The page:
Health Care Community Fights for Stricter Regulation of E-Cigarettes and Other Tobacco Products | Cardiology Magazine
Heart of Health Policy | Earlier this year, the U.S. Food and Drug Administration (FDA) proposed a new rule that would extend its authority to cover electronic cigarettes (e-cigarettes) and additional tobacco products. The extension is part of the Family Smoking Prevention and Tobacco Control Act passed in 2009, which granted the FDA authority to regulate tobacco products, such as cigarettes, cigarette tobacco, roll-your-own tobacco and smokeless tobacco. According to the proposal, the additional tobacco products that would be “deemed” to be subject to FDA regulation are those that meet the statutory definition of a tobacco product, including currently unregulated marketed products, such as e-cigarettes, cigars, pipe tobacco, nicotine gels, waterpipe (or hookah) tobacco and dissolvables not already under the FDA’s authority.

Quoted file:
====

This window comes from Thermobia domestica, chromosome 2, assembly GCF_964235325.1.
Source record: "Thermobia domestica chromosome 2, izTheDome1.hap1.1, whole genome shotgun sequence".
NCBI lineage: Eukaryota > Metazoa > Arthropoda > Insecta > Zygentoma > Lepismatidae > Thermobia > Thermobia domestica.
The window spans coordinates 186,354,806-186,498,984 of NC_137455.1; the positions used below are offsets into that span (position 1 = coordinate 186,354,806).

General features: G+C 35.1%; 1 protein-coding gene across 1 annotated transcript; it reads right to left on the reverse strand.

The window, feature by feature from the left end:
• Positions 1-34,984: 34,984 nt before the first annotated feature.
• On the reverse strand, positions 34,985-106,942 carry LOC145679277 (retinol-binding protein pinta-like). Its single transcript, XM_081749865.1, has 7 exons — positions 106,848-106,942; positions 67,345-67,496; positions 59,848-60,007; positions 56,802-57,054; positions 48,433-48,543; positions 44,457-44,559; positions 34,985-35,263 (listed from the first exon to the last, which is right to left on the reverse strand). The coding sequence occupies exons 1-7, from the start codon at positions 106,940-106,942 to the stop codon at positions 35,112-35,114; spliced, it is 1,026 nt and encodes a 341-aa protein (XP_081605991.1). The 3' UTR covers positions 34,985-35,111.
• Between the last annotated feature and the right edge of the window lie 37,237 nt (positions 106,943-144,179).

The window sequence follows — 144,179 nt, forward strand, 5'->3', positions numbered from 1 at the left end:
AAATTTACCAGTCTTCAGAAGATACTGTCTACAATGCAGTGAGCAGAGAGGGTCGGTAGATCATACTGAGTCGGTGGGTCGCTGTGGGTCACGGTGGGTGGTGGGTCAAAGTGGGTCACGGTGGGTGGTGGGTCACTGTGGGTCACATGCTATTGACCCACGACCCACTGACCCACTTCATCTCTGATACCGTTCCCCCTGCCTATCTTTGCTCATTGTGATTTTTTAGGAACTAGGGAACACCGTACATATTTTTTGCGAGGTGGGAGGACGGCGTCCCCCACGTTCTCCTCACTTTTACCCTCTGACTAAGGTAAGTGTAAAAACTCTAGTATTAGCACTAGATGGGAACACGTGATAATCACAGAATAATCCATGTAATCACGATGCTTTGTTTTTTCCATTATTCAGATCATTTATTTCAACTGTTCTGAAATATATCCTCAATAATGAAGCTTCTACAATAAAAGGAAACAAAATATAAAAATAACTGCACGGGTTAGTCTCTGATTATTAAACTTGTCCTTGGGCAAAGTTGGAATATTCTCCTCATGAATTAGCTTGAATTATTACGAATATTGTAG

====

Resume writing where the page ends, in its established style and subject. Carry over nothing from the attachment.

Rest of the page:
While this is a step in the right direction, the ACC and its allies do not believe that the proposal extends far enough and could undo any gains made at the federal and state level. In a fight to reduce tobacco-related deaths, the ACC, along with other health care organizations, recently submitted comments to the FDA. In addition to the College’s comments, a number of ACC chapters submitted letters calling for the FDA to strictly regulate e-cigarettes and other tobacco products.
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